Raynham Hall located in Norfolk, England is most notably famous for a ghostly photograph that was taken in 1936 of ‘The Brown Lady.’ This photo supposedly contains the image of a female apparition dressed in a brown satin dress descending down the staircase of Raynham Hall. Sightings of paranormal activity are not uncommon at this estate dating back as far the 1800’s. The Townshend family has called this place home for over 300 years.
‘The Brown Lady’ is believed to be the ghost of Lady Dorothy Walpole, the wife of Lord Charles Townshend. Dorothy Walpole was born in 1686 and reported to have died of small pox on March 26, 1726 at the age of 40. Rumors have percolated over the years claiming that her death was staged and that Dorothy’s husband Charles had confined her to the estate keeping her hidden away from her family, her children, and the public until her actual death.
Lady Dorothy had fallen madly in love with Charles Townshend in her youth but her father forbade the union. Charles went on to marry his first wife. Dorothy was heartbroken when she learned Charles had taken another for a wife and began a scandalous affair with Lord Wharton, a reputed ladies man. After his first wife’s death in 1711 Charles married Dorothy two years later in 1713. He was purportedly a very jealous man and it has been alleged that when he discovered Dorothy had not ended her tumultuous love affair with Lord Wharton that he faked her death and locked her away in the estate. The speculation is that she died much later from either a broken heart or from being pushed down the staircase. There is no evidence to support these claims.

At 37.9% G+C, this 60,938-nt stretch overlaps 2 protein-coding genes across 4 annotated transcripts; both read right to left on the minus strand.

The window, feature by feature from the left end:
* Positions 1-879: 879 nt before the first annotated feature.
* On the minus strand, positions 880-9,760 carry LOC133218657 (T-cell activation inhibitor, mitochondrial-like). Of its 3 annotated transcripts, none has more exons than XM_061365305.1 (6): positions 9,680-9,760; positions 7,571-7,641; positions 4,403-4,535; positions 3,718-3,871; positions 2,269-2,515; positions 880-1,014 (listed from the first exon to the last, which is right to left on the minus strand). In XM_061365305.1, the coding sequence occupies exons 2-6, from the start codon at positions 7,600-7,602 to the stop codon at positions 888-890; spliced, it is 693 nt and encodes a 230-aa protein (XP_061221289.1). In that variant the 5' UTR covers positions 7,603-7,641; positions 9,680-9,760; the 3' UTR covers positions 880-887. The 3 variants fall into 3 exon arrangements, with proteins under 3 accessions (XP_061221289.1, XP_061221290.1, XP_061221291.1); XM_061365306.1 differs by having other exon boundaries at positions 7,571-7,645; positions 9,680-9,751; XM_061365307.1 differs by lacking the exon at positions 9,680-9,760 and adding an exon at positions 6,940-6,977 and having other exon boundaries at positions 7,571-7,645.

King George IV reported in the early 1800’s awakening to ‘The Brown Lady’ standing at the foot of his bed looking rather pale. He was so frightened by the experience that it is claimed he refused to spend another night in the house. Around Christmas time in 1835 Colonel Loftus encountered ‘The Brown Lady’ in the hallway twice. She appeared to have had her eyes gouged out.
Novelist Captain Frederick Marryat and two companions witnessed ‘The Brown Lady’ gliding along an upstairs hallway with a lantern held in her hand. Captain Marryat had asked to stay in the room that held the portrait of Lady Dorothy, whom had largely been suspect as ‘The Brown Lady.’ Floating past them in the hallway she apparently flashed a wicked grin that terrified them so much Captain Marryat pulled out his gun and shot at the apparition. The bullet was found embedded in a door behind where the men claimed they saw the ghost.
Two photographers, Captain Provand and Indre Shira, working for the British magazine Country Life snapped the notorious photograph of a ghostly female figure descending down the staircase of Raynham Hall on September 19, 1936. It was published on December 26, 1936. Though the validity of the photo is in dispute it is still offered as strong evidence of the existence of ghosts.
Although ‘The Brown Lady’ is the most widely known ghost that haunts Raynham Hall there are several other entities that have been reported. Others have claimed to have seen the Duke of Monmouth, two child ghosts, and a ghostly Cocker spaniel roaming the grounds. ‘The Brown Lady’ has also been seen at Sandringham House and Houghton Hall in Norfolk, England. Whether you are a true believer or a skeptic the tragic past of Raynham Hall lends an undeniable eerie aura to this particular residence.